In the same year, a man named Dave Ulmer hid a bucket of trinkets in Portland, Oregan. He posted the GPS coordinates and that was the beginning of geocaching. Many other people continued the trend — some hiding geocaches that had real value in them — but many with a variety of trinkets.
You can log in your find, take an object, and leave one behind. It’s like treasure hunting and it can be a lot of fun to do with children. You may be surprised to find there are a lot of geocaches hidden in your area.
How Can You Find Geocaches?
The principle of geocaching is quite simple. There is essentially some object hidden on the landscape and you have to go find it. When explaining it to my children I often liken it to treasure hunting. If you’re into land navigation and using GPS’s and compasses you could set up your own geocache by plotting points and navigating to them.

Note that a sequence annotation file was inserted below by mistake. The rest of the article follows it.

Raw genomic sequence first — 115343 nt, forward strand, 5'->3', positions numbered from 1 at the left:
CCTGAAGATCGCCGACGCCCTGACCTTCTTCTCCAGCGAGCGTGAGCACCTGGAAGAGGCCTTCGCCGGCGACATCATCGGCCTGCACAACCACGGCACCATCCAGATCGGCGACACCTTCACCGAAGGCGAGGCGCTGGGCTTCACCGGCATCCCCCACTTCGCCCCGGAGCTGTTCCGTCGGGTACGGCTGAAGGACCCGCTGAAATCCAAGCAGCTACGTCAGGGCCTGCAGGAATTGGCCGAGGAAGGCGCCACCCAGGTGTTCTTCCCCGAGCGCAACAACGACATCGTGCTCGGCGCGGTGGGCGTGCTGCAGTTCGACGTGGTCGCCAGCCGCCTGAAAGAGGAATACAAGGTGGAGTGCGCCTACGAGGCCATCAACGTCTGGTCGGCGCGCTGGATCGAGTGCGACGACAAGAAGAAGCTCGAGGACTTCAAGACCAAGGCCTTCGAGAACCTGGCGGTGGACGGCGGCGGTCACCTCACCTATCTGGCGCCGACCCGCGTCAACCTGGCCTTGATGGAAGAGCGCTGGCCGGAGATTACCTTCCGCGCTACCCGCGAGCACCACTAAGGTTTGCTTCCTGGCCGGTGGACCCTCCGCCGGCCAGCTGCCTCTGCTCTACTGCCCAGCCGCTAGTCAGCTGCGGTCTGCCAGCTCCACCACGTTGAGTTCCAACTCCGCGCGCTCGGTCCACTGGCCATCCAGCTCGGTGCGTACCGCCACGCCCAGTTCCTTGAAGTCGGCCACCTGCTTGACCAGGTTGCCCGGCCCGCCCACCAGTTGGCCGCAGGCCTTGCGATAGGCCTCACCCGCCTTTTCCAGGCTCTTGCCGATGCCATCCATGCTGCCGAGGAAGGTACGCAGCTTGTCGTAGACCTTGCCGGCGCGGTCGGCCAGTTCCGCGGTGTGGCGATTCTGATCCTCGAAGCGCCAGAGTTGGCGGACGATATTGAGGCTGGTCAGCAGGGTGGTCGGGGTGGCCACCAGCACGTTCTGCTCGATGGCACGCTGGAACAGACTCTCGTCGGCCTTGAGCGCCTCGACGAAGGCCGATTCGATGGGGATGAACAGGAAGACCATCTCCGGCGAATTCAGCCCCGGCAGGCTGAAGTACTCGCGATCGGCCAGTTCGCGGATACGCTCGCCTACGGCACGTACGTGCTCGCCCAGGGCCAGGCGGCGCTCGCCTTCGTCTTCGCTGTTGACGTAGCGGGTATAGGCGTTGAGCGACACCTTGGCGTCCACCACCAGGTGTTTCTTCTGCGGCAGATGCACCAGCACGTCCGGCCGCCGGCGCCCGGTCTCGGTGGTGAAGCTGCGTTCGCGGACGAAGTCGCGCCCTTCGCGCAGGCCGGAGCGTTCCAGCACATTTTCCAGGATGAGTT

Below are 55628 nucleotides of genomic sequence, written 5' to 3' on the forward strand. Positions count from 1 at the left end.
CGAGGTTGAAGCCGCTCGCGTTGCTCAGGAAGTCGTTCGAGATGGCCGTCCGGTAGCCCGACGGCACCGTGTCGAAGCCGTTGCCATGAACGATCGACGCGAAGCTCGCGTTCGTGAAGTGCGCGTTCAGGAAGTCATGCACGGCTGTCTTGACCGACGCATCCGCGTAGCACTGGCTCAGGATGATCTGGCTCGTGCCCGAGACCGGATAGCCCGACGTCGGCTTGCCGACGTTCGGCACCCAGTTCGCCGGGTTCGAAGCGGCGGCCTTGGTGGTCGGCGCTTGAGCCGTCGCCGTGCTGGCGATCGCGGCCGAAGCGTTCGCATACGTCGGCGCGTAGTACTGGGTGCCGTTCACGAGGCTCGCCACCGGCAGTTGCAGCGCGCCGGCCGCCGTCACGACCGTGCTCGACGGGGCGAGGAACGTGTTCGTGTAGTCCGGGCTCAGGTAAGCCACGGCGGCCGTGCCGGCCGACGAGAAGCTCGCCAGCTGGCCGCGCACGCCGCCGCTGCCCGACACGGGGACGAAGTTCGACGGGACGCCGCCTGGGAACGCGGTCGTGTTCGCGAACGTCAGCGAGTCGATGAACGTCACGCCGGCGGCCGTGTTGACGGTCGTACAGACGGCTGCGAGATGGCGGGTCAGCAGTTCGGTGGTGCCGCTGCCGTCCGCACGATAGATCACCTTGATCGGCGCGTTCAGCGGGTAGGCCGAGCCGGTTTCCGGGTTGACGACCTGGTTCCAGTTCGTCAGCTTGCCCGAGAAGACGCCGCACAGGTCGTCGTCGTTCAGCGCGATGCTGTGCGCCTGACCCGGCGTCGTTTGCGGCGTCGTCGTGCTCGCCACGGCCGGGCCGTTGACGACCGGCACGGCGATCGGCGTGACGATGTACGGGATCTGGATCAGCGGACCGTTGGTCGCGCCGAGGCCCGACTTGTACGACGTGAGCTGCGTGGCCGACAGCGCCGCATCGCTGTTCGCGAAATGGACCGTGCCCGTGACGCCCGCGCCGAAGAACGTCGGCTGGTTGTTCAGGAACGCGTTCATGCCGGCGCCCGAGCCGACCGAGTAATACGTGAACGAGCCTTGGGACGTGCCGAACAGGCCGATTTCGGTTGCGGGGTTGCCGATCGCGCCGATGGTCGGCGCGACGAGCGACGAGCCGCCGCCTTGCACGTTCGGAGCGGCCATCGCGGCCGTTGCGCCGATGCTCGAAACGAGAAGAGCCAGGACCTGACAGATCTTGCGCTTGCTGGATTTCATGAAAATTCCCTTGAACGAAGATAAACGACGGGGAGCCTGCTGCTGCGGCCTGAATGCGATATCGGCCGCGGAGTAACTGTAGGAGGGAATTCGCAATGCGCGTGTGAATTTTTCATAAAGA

Luckily, with geocaching, you don’t have to do any of the planning or setting up. There is an international network of already established geocaches across the globe. So this is an activity that you can enjoy literally almost anywhere you go. You can access this worldwide database here or on your smartphone by downloading the Geocaching app.
If you use the website you can search for geocaches near your location or a location you plan to travel to and save the GPS coordinates for navigation. But this obviously requires that you have access to a GPS. Now if you download the Geocaching app, your phone will act as the GPS and assist you in navigating to the geocache’s location. The app really is the easiest and most simple way of getting into geocaching and that is what we used on our hike and subsequent treasure hunt.
Our Adventure in Geocaching
We have gone on numerous geocaches in the past and it seems that there is generally a fairly long break between our geocaching adventures. This geocache trek was our first in a long while. And honestly, it wasn’t our intention to embark on a geocache hunt when we started our hike. To our surprise, we had cell phone signal nearly the whole time during our hike so when we talked about looking for a geocache, I was able to open the app and find one relatively close by.